Date: Early 1999
Taken from: The Plague Web-Zine

Interview by:
Daniel Hinds

Interview with Dan Lilker

In the mid-80s, when extreme music of all sorts was coming together in bizarre new combinations, one band was right there applying their own wrecking ball to the walls between hardcore punk and metal: S.O.D., the Stormtroopers of Death. A side project consisting of Anthrax's Charlie Benante (drums) and Scott Ian (guitar), Nuclear Assault's Dan Lilker (bass) and Billy Milano (shouts), S.O.D. unleashed their tongue-in-cheek brand of crossover on the unsuspecting world in the guise of the album Speak English or Die! The effect was immediate and the impact was considerably deeper than anyone would have guessed, least of all the band themselves.
Due to various other commitments, a follow-up record was not forthcoming, though the four did manage to get together in '92 to record a live disc for their well-starved fans. Eventually, things fell into place and this summer sees the release of the band's second album - a full 14 years after the debut. Dan Lilker fills in the details between sips of coffee one recent morning…

Where did you record the new album and who produced it?
Well, we recorded at a studio called Big Blue Meanee in Jersey City, New Jersey. It's a place that is run by some really good friends of Billy's. The actual recording was done there and produced by the band and Tim Gilles and he's like the main honcho there. Then it was mixed by the band and Vince Wojno.

Are you pretty happy with the results?
Oh yeah, totally. I've done a lot of records and this is definitely one, like Sounds of the Animal Kingdom by Brutal Truth, where I go, 'God, I couldn't think of much more I'd want to do to that record.' Sometimes it's like, 'Fuck, we should have done this or that or that,' or more personal things like, 'I should have done this note' or whatever. But we rehearsed more for this record than the first S.O.D. record, so it's a little more thought-out.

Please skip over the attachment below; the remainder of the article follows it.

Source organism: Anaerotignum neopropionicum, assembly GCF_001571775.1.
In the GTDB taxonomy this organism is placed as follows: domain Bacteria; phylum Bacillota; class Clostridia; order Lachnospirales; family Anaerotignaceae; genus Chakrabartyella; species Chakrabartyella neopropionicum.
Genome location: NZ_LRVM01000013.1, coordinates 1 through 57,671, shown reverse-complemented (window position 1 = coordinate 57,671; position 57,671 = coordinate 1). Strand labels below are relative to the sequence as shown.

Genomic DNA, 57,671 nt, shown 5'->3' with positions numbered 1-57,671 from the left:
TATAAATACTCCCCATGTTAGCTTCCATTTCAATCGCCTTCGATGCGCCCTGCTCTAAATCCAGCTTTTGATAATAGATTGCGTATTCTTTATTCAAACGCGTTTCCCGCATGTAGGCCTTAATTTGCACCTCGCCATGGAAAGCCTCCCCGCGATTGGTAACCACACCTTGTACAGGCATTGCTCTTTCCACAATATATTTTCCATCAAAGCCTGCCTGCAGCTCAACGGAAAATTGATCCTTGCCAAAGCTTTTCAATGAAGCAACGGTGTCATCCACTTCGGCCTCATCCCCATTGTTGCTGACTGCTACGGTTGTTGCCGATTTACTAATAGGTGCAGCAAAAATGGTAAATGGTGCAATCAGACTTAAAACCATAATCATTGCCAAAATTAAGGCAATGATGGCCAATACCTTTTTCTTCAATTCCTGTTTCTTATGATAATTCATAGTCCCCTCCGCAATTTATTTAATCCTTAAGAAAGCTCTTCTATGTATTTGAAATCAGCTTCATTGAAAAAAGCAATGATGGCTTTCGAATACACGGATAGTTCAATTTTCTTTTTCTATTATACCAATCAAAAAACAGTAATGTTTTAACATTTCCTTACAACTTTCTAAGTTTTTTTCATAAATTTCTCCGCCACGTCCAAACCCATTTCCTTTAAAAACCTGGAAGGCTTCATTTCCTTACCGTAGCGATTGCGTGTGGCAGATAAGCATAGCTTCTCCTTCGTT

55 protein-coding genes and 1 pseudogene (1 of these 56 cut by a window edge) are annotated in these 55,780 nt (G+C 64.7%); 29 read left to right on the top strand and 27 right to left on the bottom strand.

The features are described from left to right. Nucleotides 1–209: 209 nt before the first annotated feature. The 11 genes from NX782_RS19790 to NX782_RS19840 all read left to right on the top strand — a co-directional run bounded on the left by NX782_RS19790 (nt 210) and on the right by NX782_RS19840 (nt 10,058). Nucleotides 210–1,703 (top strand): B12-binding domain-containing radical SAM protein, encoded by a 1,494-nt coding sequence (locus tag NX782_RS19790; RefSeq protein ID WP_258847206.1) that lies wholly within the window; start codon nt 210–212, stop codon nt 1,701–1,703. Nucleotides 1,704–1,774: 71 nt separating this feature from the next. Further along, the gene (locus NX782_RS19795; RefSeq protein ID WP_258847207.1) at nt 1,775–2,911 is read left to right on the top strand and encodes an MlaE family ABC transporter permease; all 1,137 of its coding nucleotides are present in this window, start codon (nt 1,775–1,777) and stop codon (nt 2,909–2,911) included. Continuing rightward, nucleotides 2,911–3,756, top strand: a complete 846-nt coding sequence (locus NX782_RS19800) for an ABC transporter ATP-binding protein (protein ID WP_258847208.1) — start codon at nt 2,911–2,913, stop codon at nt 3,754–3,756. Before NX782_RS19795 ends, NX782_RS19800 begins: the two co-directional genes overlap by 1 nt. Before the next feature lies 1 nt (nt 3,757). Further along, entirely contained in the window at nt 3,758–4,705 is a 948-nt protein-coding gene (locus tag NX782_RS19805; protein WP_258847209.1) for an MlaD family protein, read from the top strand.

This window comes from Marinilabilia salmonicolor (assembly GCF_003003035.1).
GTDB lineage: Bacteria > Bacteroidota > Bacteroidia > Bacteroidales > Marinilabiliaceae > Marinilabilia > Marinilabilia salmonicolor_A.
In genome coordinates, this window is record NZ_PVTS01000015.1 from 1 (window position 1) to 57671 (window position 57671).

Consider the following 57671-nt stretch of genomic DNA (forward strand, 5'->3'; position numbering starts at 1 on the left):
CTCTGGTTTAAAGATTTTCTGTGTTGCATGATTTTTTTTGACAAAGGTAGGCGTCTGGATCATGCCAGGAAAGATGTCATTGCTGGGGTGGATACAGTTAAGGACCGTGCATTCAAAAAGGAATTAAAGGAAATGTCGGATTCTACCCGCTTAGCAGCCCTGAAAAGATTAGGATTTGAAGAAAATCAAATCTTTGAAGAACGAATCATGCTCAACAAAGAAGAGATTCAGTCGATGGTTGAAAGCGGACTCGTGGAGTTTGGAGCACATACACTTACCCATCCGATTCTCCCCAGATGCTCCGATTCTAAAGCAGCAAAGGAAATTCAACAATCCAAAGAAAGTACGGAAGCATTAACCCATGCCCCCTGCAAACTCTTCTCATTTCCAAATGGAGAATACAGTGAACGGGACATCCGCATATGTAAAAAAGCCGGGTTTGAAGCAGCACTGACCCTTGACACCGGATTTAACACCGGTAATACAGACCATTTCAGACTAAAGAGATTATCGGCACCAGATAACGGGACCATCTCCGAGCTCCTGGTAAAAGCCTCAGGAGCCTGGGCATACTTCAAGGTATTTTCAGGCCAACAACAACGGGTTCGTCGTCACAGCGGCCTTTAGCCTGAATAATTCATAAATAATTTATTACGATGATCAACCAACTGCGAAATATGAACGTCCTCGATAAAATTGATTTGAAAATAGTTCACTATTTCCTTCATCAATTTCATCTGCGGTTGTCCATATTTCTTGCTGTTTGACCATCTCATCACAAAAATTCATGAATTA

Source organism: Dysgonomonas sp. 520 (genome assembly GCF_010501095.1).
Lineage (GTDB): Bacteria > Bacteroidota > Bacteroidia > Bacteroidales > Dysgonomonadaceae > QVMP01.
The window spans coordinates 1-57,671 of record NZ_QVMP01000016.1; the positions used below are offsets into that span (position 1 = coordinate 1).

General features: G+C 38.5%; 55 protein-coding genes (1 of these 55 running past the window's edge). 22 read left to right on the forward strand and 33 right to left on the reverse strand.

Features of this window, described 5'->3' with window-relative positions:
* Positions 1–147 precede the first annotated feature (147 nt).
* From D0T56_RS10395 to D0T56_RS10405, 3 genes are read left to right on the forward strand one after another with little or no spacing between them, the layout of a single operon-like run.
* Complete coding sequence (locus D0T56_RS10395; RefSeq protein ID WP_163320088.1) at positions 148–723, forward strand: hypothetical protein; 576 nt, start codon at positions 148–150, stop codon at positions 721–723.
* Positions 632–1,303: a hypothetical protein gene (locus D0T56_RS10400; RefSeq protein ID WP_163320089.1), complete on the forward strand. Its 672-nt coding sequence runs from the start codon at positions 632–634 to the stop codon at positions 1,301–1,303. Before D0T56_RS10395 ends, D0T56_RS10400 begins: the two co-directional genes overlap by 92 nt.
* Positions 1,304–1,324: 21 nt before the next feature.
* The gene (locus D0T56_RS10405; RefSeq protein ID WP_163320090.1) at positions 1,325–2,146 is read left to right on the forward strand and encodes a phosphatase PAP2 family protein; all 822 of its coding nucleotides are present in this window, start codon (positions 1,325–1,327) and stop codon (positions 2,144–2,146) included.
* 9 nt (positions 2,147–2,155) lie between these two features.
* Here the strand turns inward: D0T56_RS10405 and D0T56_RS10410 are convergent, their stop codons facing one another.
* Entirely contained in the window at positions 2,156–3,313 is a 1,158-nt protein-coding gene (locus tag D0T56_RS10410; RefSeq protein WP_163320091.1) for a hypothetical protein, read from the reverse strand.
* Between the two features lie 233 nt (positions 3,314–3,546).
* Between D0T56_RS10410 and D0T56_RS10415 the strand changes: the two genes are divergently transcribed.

What possessed you guys to do another album?
Well, we've intended to for a long time. When I'd be out on the road with Brutal Truth, I'd always hear, 'Is there ever going to be any more S.O.D.?' and I know the other guys heard that all the time, too. There was going to be an S.O.D. tribute a year or so back and that fell through because a lot of bigger bands couldn't get permission from their labels, one of the nastier aspects of the music business. I think at that point we were like, 'Screw it, let's just do a record.' We had to stop back in '85 because a couple of the other guys in Anthrax were getting quite pissed off about it, but not all the same people are in the band now. Some of the people in the band now grew up on that stuff, so it's a little easier to do it now.

How does Bigger Than the Devil compare to Speak English or Die?
When we were writing this record, at least for me personally, we had to walk a thin line. We had to maintain the integrity of the old stuff, but make it sound modern, not make it sound dated. It has a lot of the aspects of the first album, but lyrically and at some points musically, it has a lot of modern stuff, too. But not to the point where it sounds like something else. We injected a little black or death metal here that we might not have had on the first one, or a couple of blast-beats, but it is still S.O.D. you know?

What is the S.O.D. song-writing process like?
A few of the songs, like "We All Bleed Red," "Kill the Assholes" and "Free Dirty Needles" are Billy's songs, ones he'd written and brought to the band. The rest of them was a process of Scott, Charlie and I sitting down in the rehearsal space, looking at each other and going, 'Okay…' The first song we had written together was "Make Room, Make Room," where Scott's like, 'I got a riff,' and I'm like, 'Okay, I've got some notes that fit really good after that,' and Charlie's like, 'Well, why don't you do it like this,' and the next thing you know, we've got like 20 songs. I guess maybe they relied on me a tiny bit to write some more extreme, more modern, more death-oriented stuff, because they know I'm the person who's been listening to and playing that all this time, but it's obvious that everyone was in on it. Like with Charlie, he puts his own stamp on everything, just the way he plays, it's amazing.

How did you respond to critics who were offended by some of the lyrics on the first album and do you think you'll have that problem this time out, too?